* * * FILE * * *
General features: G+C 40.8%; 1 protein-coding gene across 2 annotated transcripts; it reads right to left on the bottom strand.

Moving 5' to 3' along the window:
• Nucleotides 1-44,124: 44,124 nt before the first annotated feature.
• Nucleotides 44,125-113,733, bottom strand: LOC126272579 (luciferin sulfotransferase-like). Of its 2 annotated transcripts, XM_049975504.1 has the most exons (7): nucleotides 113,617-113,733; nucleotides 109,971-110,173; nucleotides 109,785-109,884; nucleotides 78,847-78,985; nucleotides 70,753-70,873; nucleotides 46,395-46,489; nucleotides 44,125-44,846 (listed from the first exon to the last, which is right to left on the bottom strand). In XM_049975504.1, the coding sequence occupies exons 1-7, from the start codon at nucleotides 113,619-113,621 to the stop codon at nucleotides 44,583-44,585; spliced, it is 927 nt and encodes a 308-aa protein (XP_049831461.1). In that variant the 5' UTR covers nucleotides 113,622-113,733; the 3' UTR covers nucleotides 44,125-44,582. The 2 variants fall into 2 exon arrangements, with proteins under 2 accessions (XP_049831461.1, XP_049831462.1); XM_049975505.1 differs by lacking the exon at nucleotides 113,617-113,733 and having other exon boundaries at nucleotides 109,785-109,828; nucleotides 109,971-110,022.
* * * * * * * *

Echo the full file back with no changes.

General features: G+C 40.8%; 1 protein-coding gene across 2 annotated transcripts; it reads right to left on the bottom strand.

Moving 5' to 3' along the window:
• Nucleotides 1-44,124: 44,124 nt before the first annotated feature.
• Nucleotides 44,125-113,733, bottom strand: LOC126272579 (luciferin sulfotransferase-like). Of its 2 annotated transcripts, XM_049975504.1 has the most exons (7): nucleotides 113,617-113,733; nucleotides 109,971-110,173; nucleotides 109,785-109,884; nucleotides 78,847-78,985; nucleotides 70,753-70,873; nucleotides 46,395-46,489; nucleotides 44,125-44,846 (listed from the first exon to the last, which is right to left on the bottom strand). In XM_049975504.1, the coding sequence occupies exons 1-7, from the start codon at nucleotides 113,619-113,621 to the stop codon at nucleotides 44,583-44,585; spliced, it is 927 nt and encodes a 308-aa protein (XP_049831461.1). In that variant the 5' UTR covers nucleotides 113,622-113,733; the 3' UTR covers nucleotides 44,125-44,582. The 2 variants fall into 2 exon arrangements, with proteins under 2 accessions (XP_049831461.1, XP_049831462.1); XM_049975505.1 differs by lacking the exon at nucleotides 113,617-113,733 and having other exon boundaries at nucleotides 109,785-109,828; nucleotides 109,971-110,022.